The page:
Stress Fractures – Causes, Symptoms and Treatment

A stress fracture is sometimes also known as a hairline fracture or a fatigue fracture. They are basically an incomplete fracture, or a crack in the bone, caused by repetitive forces, rather than one sudden incident. Stress fractures are particularly common in runners due to the repetitive impacts and the forces this passes through the bones. The most common areas for this to happen include:

  • Metatarsals (long bones in the foot)
  • Tibia (shin bone)
  • Femur (thigh bone)
  • Calcaneus (heel bone)
  • Talus (ankle bone)

The Metatarsals and Tibia are by far the most common stress fracture locations in runners.

Symptoms include a generalised area of ​​pain which develops gradually, is worse with repeated weight-bearing and often eases with rest. There may be mild swelling in the area and it may be possible to feel a tender area directly over the bone.

As already mentioned, stress fractures are common in runners, but there are certain factors which may increase the risk of developing a stress fracture. Increasing mileage too quickly is the most common culprit. Not sticking to the 10% increase per week rule means that the body does not have time to adapt and build the strength required to sustain this level of intensity. Consistently running on hard surfaces, especially concrete pavements is another factor which is easily corrected by adding in grass, track and sand training sessions. Wearing extra cushioned running shoes, or adding in a shock absorbing insole may also be beneficial.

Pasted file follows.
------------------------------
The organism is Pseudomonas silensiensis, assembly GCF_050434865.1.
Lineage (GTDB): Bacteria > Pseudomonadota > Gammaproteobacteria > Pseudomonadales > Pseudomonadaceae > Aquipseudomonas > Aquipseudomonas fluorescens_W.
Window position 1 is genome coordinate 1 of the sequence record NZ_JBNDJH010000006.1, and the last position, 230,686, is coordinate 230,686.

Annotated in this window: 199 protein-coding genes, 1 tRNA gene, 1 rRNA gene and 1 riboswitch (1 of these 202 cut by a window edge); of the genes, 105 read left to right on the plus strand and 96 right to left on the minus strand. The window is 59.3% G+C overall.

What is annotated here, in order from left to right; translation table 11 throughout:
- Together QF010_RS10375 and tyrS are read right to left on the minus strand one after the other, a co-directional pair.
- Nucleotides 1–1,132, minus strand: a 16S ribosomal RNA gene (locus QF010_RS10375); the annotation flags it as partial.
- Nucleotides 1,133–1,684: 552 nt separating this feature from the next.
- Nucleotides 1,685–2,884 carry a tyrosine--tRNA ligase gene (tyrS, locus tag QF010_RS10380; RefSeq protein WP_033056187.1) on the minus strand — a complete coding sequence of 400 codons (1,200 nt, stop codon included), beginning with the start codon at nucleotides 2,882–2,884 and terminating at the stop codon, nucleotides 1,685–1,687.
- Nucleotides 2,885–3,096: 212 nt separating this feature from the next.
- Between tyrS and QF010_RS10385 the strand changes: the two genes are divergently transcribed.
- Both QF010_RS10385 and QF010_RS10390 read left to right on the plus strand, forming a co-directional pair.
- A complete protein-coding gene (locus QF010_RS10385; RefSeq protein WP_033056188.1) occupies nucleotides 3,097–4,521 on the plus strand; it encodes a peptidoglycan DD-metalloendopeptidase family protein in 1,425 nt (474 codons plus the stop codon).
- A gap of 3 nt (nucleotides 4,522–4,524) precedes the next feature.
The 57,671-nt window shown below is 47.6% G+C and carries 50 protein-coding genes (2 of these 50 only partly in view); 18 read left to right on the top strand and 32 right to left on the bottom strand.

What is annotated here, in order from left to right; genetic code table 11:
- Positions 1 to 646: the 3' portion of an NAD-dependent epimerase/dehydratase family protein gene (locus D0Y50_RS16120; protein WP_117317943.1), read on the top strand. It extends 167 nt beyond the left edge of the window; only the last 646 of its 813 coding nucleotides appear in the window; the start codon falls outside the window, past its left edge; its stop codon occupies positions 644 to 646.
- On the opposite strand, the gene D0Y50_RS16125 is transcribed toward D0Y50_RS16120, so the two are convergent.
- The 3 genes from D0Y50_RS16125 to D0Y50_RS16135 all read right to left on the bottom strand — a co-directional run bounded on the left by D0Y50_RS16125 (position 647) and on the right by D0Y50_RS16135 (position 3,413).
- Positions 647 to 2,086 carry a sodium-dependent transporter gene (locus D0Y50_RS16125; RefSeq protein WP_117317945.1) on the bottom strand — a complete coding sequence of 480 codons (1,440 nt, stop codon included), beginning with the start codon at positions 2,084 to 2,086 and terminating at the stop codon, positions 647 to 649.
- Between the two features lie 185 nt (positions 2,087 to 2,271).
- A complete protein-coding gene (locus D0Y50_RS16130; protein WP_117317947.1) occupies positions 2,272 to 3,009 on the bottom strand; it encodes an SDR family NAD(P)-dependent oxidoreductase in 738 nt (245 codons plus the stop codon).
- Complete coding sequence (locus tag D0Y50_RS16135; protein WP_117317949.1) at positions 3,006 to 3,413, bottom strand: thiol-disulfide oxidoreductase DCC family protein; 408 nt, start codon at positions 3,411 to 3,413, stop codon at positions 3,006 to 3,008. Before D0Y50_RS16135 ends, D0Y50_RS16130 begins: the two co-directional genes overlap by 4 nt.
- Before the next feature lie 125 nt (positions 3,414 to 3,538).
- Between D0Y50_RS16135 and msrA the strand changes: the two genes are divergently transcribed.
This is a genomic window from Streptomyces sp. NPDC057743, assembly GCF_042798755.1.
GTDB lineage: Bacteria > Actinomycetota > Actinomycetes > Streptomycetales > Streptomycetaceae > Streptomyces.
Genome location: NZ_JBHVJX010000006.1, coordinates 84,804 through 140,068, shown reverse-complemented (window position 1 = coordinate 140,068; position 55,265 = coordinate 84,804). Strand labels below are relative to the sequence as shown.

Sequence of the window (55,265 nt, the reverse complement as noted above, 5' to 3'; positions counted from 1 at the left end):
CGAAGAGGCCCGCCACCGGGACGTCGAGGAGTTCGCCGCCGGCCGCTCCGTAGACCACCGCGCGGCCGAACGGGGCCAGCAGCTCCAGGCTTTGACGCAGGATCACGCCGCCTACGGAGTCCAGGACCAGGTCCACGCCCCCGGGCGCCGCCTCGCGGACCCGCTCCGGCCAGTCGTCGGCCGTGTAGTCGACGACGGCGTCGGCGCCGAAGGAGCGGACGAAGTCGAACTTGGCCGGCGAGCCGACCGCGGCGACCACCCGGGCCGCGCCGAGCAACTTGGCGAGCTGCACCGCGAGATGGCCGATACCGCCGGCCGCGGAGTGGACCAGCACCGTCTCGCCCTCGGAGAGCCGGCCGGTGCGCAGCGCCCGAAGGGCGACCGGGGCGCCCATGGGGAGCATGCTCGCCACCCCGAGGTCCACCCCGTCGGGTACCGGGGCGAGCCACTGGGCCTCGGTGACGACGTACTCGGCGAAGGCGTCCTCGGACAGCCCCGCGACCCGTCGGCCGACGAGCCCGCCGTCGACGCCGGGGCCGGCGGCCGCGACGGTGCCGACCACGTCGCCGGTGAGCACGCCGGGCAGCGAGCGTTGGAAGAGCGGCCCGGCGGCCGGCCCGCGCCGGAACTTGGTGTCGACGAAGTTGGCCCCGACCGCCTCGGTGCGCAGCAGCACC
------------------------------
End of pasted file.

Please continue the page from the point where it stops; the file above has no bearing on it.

Fracture treatment Stress mostly Involves rest. For weight-bearing bones this will usually mean avoiding full weight-bearing with the help of crutches or a walking boot. This type of fracture is not usually put in a plaster cast.

The healing time for a weight-bearing stress fracture is between 4 and 8 weeks. During this time the activity which caused the injury should be avoided completely, although after 2 weeks of complete rest, other non-weight bearing exercises such as swimming or cycling may be undertaken, provided they are pain-free.

After the bone is healed, a return to sport can be initiated, although should be very cautious and gradual to prevent a re-injury. Exercises to strengthen the surrounding area may be used, as should stretching exercises to make sure a full range of motion at the joints above and below.

Before returning to sport, it is important that all contributing factors are corrected to reduce the risk of a re-injury. If unsure, get a professional to look at your training programme and your running shoes.